Classes moving outdoors this spring

‘Learning’ garden at Westwood school

By Michele Morgan Bolton
Globe Correspondent / April 10, 2011

E-mail this article

Invalid E-mail address
Invalid E-mail address

Sending your article

Your article has been sent.

Text size +

With warmer weather finally here, an innovative new outdoor classroom will soon be in bloom at a Westwood elementary school.

Builders say they hope the Outdoor Learning Center at the William E. Sheehan School will serve as a vehicle for children to grow food for local food pantries, use compost bins and learn about recycling, and dabble in a weather center, complete with outdoor seating for 24 students.

The project underway at the Pond Street school has drawn Boy Scouts, residents, parents, and students in recent weeks to set up fencing and the raised-bed vegetable, perennial, and herb gardens that will be at the heart of the 6,500-square-foot learning center.

Sheehan parent Linda Walter, a landscape architect who designed the new area, said Whole Foods Market in neighboring Dedham has pledged to dedicate 5 percent of the store’s net sales on April 12 to help fund the project’s $32,000 price tag.

“We are so grateful for the opportunity Whole Foods has given us to propel the Outdoor Learning Center’s progress forward,’’ said Walter, who last year began planning the project at the school she attended as a girl.

The outdoor classroom, set in an unused area by the basketball courts, is visible from High Street. Volunteers under the guidance of an advisory committee of teachers and parents have been trying to raise money, getting a big boost when the Westwood Education Foundation kicked in $15,000, Walter said.

There were also donations from the Dedham Institute for Savings, the Harvard Pilgrim Health Care Foundation, and the Westwood Young Women’s Club, and organizers have also held a plant sale, she said. “Now, hopefully, we will be almost there.’’

The plans call for the classroom to include a root-view garden to watch nature at work, and raised-bed gardens for every grade. There, children will learn hands-on lessons integrated into science, language, literacy, social studies, math, and visual arts activities.

A rock and fossil garden, for example, will display examples of igneous, metamorphic, and sedimentary rock to illustrate lessons on geology. The first donation, an example of bubbly Roxbury puddingstone, the Massachusetts state rock, has already come from Franklin Park Zoo, Walter said.

“Many school systems throughout the country and abroad have come to discover the power of school gardens as a teaching tool,’’ said Kristen Evans, principal of the Sheehan School. “In addition to increasing academic achievement, our outdoor learning center will teach our students about healthier nutritional attitudes, environmental stewardship, ecological literacy, and lessons in community and social development.’’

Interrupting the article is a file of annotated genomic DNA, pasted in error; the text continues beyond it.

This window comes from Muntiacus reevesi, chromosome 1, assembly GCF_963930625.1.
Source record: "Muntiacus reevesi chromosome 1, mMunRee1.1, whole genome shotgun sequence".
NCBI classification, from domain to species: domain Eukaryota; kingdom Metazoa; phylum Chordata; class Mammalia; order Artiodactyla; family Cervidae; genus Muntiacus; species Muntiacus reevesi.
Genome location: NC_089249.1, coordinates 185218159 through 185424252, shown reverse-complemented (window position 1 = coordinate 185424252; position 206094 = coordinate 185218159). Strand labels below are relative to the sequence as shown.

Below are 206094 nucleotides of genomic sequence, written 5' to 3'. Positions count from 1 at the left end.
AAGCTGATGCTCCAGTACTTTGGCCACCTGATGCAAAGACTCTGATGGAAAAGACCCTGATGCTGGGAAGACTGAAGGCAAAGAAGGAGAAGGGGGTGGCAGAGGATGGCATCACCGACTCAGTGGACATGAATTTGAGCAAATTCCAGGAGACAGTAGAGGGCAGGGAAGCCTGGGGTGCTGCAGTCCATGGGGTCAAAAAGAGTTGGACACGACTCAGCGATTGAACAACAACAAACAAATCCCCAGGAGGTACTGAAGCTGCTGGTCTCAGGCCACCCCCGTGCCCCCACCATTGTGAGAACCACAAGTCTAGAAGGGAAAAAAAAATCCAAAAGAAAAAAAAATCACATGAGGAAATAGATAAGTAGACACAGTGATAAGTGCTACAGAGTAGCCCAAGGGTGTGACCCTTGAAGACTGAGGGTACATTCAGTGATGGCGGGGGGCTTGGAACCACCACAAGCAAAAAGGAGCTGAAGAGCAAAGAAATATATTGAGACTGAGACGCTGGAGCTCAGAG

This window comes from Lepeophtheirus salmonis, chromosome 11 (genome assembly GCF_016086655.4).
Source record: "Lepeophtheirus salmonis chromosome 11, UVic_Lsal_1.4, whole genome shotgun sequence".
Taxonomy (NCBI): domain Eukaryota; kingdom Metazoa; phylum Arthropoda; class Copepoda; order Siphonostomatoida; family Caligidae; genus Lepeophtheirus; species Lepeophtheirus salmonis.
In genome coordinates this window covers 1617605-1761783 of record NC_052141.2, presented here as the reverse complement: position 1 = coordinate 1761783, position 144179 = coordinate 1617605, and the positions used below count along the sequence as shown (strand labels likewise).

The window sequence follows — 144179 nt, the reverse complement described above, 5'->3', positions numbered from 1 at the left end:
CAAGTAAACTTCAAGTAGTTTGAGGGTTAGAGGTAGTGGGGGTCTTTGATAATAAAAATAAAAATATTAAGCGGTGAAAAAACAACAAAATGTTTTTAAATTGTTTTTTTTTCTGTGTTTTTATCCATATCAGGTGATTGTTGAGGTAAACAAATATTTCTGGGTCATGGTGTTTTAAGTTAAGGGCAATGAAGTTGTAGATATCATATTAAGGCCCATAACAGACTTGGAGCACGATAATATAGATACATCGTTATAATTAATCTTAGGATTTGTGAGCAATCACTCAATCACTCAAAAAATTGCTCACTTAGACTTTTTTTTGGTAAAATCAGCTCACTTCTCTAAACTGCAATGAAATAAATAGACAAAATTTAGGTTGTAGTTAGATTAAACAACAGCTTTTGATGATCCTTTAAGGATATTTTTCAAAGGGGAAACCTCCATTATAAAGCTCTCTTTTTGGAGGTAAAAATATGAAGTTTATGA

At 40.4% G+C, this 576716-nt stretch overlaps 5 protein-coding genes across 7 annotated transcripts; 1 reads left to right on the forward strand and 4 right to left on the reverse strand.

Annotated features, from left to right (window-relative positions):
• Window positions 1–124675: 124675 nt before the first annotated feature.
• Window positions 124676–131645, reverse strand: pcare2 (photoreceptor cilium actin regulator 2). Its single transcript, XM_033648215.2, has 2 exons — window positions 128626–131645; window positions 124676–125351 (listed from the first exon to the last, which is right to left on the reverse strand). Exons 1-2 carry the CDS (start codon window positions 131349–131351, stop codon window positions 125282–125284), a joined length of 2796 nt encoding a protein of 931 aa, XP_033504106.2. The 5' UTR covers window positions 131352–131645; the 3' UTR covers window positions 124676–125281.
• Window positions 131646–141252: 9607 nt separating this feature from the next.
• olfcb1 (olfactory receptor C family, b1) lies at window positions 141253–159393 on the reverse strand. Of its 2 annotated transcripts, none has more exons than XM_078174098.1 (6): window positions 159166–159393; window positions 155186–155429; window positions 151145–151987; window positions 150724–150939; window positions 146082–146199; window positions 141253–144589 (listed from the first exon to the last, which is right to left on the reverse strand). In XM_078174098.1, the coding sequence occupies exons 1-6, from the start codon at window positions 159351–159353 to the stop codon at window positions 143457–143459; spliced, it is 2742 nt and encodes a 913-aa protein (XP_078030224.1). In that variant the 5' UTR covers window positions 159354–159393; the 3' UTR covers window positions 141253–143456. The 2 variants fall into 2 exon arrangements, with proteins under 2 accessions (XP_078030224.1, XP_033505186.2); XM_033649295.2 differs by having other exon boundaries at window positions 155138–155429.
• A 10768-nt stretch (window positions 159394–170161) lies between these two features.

The long-term goal of the Sheehan learning center is to awaken not only generations of young minds but to also become a community destination for recreation programs, harvest fairs, and other events, Walter said.

Teachers have offered input on potential curriculums and Eagle Scout candidates have built sheds and created recycling education fence panels, she said.

Local gardeners are also donating plants and other materials, Walter said, including red twig dogwood, which is striking in all seasons, and velvety lamb’s ear, which some say is the perfect sensory teaching tool.

During the Whole Foods event, shoppers can visit an information booth to learn more about the elements of the outdoor classroom. While the fund-raiser runs from 8 a.m. to 10 p.m., families are invited to stop by between noon and 2 p.m. to plant vegetable seeds in recycled yogurt cups so they can start their own gardens. There will also be practical information about recycling and composting available as an example of lesson plans to be taught at the new center.

Whole Foods marketing team leader Lauren Klatsky said the company is committed to teaching children about the difference fresh, healthy foods can make, as well as finding ways to respect the planet’s resources. “We believe in supporting innovative ways of learning these lessons, which is why we decided to share our resources with the Sheehan School’s Outdoor Learning Center,’’ she said.

Walter said she can’t wait until students begin reaping the benefits of the outdoor classroom, especially now that the end of the prep work is in sight.

“We are trying to fit as much into a small space as we can,’’ she said. “It’s very important to show children that the outdoors can be used in a lot of different ways in education. That you don’t just learn inside a school.’’

Michele Morgan Bolton can be reached at